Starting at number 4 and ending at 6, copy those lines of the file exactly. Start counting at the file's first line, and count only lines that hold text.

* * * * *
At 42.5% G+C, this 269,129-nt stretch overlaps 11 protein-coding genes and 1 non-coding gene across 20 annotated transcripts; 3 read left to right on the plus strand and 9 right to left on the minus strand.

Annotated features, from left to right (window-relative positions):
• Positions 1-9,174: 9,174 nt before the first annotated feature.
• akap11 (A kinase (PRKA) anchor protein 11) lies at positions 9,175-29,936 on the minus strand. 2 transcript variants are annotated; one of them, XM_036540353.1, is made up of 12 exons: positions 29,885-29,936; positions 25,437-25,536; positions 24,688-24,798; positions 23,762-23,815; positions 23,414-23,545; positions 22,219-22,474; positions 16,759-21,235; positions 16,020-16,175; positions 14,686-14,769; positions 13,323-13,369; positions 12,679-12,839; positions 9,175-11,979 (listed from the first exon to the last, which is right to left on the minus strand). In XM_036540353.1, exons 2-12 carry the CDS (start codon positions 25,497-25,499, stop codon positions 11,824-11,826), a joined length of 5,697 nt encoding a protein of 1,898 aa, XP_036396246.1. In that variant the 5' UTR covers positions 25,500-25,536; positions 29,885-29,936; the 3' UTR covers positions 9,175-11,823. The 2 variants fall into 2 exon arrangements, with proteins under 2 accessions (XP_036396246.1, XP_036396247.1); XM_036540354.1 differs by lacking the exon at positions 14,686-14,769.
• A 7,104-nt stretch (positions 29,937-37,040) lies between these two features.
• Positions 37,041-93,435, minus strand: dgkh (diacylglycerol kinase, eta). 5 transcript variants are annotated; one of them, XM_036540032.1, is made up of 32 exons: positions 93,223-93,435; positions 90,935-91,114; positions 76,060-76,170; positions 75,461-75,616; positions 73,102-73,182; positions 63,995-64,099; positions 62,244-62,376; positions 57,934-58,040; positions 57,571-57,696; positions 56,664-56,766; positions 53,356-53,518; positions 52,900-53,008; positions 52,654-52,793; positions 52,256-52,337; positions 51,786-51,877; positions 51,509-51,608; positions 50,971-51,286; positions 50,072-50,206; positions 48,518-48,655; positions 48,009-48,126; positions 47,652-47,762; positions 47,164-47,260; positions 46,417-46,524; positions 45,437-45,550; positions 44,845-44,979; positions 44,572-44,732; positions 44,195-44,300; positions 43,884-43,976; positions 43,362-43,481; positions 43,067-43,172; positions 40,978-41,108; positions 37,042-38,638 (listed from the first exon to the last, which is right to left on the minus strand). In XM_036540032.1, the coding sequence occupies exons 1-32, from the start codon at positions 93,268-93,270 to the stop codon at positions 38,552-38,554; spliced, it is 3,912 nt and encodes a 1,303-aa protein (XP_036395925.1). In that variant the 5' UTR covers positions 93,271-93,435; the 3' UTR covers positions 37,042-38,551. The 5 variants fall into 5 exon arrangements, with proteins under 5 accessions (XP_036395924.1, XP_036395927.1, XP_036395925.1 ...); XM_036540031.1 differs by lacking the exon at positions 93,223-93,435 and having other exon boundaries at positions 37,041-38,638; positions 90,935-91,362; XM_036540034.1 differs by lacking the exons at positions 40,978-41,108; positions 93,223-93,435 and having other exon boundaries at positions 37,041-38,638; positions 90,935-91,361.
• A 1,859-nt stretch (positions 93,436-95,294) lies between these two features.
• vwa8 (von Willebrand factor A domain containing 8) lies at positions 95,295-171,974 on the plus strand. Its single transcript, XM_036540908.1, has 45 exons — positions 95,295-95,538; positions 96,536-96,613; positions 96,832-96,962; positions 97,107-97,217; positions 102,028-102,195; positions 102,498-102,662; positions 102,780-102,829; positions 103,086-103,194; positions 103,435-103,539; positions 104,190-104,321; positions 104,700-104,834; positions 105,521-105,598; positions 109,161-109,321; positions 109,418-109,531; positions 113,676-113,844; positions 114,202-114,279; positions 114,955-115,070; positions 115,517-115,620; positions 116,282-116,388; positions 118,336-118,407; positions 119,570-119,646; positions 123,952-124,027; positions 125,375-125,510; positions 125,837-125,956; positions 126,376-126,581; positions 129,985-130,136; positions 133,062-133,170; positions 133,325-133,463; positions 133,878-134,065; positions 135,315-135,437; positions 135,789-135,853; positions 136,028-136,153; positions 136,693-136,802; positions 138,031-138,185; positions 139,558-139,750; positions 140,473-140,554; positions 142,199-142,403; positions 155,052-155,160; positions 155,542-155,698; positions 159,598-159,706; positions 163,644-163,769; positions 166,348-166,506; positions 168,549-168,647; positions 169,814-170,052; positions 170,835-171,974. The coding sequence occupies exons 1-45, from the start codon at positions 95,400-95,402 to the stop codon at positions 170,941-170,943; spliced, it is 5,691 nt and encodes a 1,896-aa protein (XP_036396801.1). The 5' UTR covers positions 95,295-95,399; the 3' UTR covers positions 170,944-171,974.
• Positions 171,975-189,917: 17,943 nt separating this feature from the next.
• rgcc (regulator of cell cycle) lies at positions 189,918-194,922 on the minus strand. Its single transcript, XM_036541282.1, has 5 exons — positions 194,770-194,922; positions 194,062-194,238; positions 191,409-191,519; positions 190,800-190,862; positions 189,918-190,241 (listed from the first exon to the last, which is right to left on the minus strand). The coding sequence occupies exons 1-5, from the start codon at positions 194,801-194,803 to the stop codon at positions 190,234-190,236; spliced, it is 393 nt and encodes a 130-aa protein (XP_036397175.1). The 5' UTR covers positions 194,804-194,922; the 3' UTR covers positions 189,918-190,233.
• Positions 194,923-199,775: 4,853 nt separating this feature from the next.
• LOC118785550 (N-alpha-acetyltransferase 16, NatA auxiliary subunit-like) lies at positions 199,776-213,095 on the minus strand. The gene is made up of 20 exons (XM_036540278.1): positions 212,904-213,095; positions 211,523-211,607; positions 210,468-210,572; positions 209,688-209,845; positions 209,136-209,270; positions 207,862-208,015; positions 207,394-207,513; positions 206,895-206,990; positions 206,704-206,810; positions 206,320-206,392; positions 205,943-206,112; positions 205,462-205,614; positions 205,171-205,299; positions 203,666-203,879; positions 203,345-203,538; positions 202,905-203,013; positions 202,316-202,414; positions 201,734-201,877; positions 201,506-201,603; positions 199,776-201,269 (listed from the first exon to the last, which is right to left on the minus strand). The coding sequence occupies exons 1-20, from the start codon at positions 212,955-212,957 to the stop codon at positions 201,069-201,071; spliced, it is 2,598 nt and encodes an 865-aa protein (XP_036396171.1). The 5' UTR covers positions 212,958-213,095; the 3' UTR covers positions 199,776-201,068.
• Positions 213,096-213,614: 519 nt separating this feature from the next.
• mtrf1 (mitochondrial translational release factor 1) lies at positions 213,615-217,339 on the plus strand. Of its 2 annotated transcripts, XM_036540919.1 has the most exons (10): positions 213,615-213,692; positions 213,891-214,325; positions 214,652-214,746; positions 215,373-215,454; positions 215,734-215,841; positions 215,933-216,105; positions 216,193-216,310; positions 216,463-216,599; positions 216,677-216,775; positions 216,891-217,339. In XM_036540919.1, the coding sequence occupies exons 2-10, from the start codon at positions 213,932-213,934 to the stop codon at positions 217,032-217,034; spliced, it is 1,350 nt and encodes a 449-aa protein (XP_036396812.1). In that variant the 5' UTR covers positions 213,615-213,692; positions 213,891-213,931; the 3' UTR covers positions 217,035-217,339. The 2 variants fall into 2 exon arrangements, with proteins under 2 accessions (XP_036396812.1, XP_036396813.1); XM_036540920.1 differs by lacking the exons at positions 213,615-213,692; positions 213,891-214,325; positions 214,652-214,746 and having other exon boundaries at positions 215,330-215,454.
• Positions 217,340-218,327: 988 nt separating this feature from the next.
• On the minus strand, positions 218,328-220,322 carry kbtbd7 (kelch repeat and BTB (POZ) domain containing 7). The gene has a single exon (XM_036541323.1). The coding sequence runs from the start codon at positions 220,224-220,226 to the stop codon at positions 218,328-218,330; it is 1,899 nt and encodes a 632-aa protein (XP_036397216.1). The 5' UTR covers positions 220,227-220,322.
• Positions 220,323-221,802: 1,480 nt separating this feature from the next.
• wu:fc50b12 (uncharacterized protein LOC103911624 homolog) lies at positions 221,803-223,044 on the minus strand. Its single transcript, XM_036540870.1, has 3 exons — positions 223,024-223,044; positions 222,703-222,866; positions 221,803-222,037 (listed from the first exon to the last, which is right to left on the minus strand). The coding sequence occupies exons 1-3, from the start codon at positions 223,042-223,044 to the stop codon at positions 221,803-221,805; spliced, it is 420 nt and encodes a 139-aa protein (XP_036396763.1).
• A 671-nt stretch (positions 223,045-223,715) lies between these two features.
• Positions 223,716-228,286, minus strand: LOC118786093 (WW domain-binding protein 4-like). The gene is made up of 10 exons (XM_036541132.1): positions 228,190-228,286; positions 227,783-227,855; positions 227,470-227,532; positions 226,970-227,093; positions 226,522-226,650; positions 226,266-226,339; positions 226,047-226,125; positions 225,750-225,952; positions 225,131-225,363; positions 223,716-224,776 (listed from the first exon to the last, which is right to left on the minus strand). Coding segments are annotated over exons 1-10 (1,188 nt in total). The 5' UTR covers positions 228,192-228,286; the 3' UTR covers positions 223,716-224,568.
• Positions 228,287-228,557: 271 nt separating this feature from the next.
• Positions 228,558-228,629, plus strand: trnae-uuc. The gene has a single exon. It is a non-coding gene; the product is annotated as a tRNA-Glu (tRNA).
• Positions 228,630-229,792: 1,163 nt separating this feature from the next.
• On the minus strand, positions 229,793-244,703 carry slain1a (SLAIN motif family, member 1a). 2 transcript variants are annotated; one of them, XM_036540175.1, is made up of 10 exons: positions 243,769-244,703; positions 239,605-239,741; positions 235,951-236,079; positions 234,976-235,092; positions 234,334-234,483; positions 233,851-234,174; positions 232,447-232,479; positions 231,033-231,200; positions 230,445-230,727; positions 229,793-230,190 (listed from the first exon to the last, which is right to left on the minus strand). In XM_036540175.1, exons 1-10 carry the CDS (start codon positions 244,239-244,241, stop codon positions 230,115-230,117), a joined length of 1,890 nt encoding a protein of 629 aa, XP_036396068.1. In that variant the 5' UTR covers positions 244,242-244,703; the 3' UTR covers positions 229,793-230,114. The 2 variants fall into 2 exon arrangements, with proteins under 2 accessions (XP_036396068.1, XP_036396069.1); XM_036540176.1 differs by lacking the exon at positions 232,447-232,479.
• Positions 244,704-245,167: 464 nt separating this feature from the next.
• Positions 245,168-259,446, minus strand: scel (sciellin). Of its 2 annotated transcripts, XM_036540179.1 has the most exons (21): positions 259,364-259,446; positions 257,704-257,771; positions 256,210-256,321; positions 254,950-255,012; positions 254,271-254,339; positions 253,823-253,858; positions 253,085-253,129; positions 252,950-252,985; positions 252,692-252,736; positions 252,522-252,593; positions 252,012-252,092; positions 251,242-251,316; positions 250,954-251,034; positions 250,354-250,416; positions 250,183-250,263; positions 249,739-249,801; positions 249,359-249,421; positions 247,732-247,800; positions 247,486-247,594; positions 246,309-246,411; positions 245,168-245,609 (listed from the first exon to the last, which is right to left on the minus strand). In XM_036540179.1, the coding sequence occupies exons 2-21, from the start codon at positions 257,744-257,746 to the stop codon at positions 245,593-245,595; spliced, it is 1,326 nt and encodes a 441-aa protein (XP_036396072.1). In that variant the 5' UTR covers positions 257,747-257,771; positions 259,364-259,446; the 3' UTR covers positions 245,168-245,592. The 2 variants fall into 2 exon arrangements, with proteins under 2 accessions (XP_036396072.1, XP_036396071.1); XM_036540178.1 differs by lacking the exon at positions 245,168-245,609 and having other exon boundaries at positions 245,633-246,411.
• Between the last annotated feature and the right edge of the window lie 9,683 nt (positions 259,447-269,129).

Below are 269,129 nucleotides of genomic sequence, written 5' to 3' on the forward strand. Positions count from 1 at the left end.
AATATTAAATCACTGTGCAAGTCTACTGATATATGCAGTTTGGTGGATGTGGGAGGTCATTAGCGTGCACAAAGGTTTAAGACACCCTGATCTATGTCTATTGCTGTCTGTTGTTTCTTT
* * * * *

• akap11 (A kinase (PRKA) anchor protein 11) lies at positions 9,175-29,936 on the minus strand. 2 transcript variants are annotated; one of them, XM_036540353.1, is made up of 12 exons: positions 29,885-29,936; positions 25,437-25,536; positions 24,688-24,798; positions 23,762-23,815; positions 23,414-23,545; positions 22,219-22,474; positions 16,759-21,235; positions 16,020-16,175; positions 14,686-14,769; positions 13,323-13,369; positions 12,679-12,839; positions 9,175-11,979 (listed from the first exon to the last, which is right to left on the minus strand). In XM_036540353.1, exons 2-12 carry the CDS (start codon positions 25,497-25,499, stop codon positions 11,824-11,826), a joined length of 5,697 nt encoding a protein of 1,898 aa, XP_036396246.1. In that variant the 5' UTR covers positions 25,500-25,536; positions 29,885-29,936; the 3' UTR covers positions 9,175-11,823. The 2 variants fall into 2 exon arrangements, with proteins under 2 accessions (XP_036396246.1, XP_036396247.1); XM_036540354.1 differs by lacking the exon at positions 14,686-14,769.
• A 7,104-nt stretch (positions 29,937-37,040) lies between these two features.
• Positions 37,041-93,435, minus strand: dgkh (diacylglycerol kinase, eta). 5 transcript variants are annotated; one of them, XM_036540032.1, is made up of 32 exons: positions 93,223-93,435; positions 90,935-91,114; positions 76,060-76,170; positions 75,461-75,616; positions 73,102-73,182; positions 63,995-64,099; positions 62,244-62,376; positions 57,934-58,040; positions 57,571-57,696; positions 56,664-56,766; positions 53,356-53,518; positions 52,900-53,008; positions 52,654-52,793; positions 52,256-52,337; positions 51,786-51,877; positions 51,509-51,608; positions 50,971-51,286; positions 50,072-50,206; positions 48,518-48,655; positions 48,009-48,126; positions 47,652-47,762; positions 47,164-47,260; positions 46,417-46,524; positions 45,437-45,550; positions 44,845-44,979; positions 44,572-44,732; positions 44,195-44,300; positions 43,884-43,976; positions 43,362-43,481; positions 43,067-43,172; positions 40,978-41,108; positions 37,042-38,638 (listed from the first exon to the last, which is right to left on the minus strand). In XM_036540032.1, the coding sequence occupies exons 1-32, from the start codon at positions 93,268-93,270 to the stop codon at positions 38,552-38,554; spliced, it is 3,912 nt and encodes a 1,303-aa protein (XP_036395925.1). In that variant the 5' UTR covers positions 93,271-93,435; the 3' UTR covers positions 37,042-38,551. The 5 variants fall into 5 exon arrangements, with proteins under 5 accessions (XP_036395924.1, XP_036395927.1, XP_036395925.1 ...); XM_036540031.1 differs by lacking the exon at positions 93,223-93,435 and having other exon boundaries at positions 37,041-38,638; positions 90,935-91,362; XM_036540034.1 differs by lacking the exons at positions 40,978-41,108; positions 93,223-93,435 and having other exon boundaries at positions 37,041-38,638; positions 90,935-91,361.